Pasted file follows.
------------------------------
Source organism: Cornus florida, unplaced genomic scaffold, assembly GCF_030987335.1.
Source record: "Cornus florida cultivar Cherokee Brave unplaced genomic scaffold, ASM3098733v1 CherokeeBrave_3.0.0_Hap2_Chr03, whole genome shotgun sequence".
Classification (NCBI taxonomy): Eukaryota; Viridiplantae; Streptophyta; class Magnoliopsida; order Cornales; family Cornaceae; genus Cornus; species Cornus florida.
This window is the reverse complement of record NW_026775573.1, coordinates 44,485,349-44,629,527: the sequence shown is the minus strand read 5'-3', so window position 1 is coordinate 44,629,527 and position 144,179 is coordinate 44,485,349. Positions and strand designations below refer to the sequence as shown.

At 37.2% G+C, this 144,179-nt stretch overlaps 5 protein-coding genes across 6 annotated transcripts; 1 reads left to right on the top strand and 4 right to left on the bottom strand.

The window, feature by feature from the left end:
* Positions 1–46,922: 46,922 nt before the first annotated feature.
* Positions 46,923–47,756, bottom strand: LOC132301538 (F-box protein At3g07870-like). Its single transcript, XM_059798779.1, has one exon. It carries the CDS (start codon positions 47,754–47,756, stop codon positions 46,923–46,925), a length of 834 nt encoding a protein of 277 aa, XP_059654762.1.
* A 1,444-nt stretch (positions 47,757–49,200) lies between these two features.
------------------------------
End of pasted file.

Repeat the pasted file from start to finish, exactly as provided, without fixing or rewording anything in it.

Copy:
Source organism: Cornus florida, unplaced genomic scaffold, assembly GCF_030987335.1.
Source record: "Cornus florida cultivar Cherokee Brave unplaced genomic scaffold, ASM3098733v1 CherokeeBrave_3.0.0_Hap2_Chr03, whole genome shotgun sequence".
Classification (NCBI taxonomy): Eukaryota; Viridiplantae; Streptophyta; class Magnoliopsida; order Cornales; family Cornaceae; genus Cornus; species Cornus florida.
This window is the reverse complement of record NW_026775573.1, coordinates 44,485,349-44,629,527: the sequence shown is the minus strand read 5'-3', so window position 1 is coordinate 44,629,527 and position 144,179 is coordinate 44,485,349. Positions and strand designations below refer to the sequence as shown.

At 37.2% G+C, this 144,179-nt stretch overlaps 5 protein-coding genes across 6 annotated transcripts; 1 reads left to right on the top strand and 4 right to left on the bottom strand.

The window, feature by feature from the left end:
* Positions 1–46,922: 46,922 nt before the first annotated feature.
* Positions 46,923–47,756, bottom strand: LOC132301538 (F-box protein At3g07870-like). Its single transcript, XM_059798779.1, has one exon. It carries the CDS (start codon positions 47,754–47,756, stop codon positions 46,923–46,925), a length of 834 nt encoding a protein of 277 aa, XP_059654762.1.
* A 1,444-nt stretch (positions 47,757–49,200) lies between these two features.